Muscle Activation TechniquesTM as a way to improve the play of amateur golfers
- 15 amateur golfers participated in this study
- All participants were evaluated with a functional assessment that included overhead squats, single leg squats. The assessment also included golf swings, and Muscle Activation Techniques™.
- After 3 to 6 sessions of MAT, the participants were reevaluated.
- Subjects reported feelings of “looseness”
- Video analysis displayed more controlled movement during functional assessments.
- Post-MAT golf play showed an average decrease of 3.4 strokes per 18 holes. Additionally, participants experienced less muscular fatigue while golfing.
MAT can elicit these results because the treatments prepare the body for all types of force: golf, soccer, exercise, work, yoga, etc.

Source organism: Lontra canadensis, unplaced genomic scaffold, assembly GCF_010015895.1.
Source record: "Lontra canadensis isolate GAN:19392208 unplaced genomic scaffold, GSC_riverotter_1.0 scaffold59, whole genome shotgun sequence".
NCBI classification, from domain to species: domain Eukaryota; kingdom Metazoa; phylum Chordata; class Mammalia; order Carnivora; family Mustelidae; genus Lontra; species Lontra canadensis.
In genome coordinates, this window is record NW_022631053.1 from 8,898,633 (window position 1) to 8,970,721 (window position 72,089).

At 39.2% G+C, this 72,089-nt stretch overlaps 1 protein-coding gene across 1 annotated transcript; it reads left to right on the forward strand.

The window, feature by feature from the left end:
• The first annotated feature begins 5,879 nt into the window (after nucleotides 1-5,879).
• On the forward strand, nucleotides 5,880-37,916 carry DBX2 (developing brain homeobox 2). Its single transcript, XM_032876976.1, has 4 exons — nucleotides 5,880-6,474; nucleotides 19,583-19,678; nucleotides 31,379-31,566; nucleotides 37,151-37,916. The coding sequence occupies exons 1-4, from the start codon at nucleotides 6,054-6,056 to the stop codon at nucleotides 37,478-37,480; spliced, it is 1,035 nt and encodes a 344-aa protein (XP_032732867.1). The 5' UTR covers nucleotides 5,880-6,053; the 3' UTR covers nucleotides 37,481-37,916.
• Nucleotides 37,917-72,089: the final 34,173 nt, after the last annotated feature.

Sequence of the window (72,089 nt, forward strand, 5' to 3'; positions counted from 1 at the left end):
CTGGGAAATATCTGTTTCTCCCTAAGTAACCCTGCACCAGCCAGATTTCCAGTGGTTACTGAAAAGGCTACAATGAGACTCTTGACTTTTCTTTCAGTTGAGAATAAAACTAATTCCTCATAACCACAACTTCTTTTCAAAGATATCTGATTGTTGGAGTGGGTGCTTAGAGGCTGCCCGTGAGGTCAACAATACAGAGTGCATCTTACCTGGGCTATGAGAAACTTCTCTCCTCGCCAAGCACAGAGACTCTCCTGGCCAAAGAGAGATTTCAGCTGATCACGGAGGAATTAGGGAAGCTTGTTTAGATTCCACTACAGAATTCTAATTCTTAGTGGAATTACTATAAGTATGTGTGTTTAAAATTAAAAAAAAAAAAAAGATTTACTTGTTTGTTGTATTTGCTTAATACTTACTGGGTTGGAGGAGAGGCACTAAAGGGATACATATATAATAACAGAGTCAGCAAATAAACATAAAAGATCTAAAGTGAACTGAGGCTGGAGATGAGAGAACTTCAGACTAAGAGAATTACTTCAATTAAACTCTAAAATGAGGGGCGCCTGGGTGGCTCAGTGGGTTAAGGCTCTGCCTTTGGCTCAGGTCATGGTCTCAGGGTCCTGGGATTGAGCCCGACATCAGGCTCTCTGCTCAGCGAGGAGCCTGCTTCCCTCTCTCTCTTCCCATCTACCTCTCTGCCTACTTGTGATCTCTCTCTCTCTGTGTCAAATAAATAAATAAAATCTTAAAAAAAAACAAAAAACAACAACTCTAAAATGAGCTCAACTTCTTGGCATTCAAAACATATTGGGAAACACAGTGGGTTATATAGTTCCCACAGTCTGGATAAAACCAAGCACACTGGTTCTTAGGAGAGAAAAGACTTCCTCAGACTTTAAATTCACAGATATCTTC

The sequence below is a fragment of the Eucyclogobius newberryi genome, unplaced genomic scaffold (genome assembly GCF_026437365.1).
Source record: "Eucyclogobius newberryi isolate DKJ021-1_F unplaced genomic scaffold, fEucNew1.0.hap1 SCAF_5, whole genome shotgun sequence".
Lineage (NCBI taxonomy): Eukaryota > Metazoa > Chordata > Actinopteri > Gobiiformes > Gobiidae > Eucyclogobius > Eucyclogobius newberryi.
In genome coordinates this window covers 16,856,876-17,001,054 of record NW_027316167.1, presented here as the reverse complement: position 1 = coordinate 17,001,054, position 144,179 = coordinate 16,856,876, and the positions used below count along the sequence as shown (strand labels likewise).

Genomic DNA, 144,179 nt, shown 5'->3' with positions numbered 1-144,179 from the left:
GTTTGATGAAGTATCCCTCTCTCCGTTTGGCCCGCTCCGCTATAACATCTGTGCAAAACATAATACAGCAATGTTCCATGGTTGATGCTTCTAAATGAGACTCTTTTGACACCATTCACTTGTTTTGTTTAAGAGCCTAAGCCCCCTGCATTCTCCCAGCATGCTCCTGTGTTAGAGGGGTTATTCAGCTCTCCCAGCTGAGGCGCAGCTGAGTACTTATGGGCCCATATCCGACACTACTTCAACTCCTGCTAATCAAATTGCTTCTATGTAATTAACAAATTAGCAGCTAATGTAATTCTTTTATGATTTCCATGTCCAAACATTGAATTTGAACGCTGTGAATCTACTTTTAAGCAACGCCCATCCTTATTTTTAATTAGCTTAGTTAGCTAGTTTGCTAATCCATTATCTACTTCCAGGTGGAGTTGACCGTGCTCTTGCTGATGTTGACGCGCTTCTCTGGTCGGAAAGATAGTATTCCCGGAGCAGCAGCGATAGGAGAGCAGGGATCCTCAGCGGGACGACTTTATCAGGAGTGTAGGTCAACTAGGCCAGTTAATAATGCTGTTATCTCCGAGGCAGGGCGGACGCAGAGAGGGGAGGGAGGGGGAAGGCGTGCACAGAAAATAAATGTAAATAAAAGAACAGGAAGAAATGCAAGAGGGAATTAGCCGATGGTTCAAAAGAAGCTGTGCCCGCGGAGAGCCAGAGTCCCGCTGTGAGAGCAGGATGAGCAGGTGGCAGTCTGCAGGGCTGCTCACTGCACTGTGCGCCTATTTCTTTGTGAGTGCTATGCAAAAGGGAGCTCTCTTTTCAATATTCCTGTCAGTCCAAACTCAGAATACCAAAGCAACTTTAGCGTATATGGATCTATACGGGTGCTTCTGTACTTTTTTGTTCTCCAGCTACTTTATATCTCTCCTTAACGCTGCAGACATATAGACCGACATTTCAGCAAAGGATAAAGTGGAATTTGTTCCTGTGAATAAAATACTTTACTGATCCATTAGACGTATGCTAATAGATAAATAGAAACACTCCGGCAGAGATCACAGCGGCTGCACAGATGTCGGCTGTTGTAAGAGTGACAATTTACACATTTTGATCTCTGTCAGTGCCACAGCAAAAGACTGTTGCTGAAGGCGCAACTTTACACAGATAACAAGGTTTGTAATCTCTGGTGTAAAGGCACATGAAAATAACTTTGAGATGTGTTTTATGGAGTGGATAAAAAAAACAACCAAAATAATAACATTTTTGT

MAT targets muscle spindles and attempts to increase their sensitivity. Muscle spindles are specialized sensory cells that run parallel to your muscle fibers. They play a vital role in muscular contraction because they communicate with the nervous system information about a muscles length and its rate of length change. The brain needs this information in order to decide the amount of tension it will allow a muscle to develop.
You can think of the nerves serving the muscular system like you would the electrical wiring for a house or building. The nerves are the wiring and the muscles themselves are like the outlets and switches in the walls. In a similar way to how electrical wiring has a positive and a negative feed, the muscles in our analogy have two types of wiring.
By fine-tuning the wiring of a dynamic system, the human muscular-skeletal system, the system can operate more efficiently. This can result in increased performance markers because the familar motions (of a golf swing) are literally done with increased ease.
Special thanks to JENNIFER SCHWARTZ-BIGGLE that provide me this post.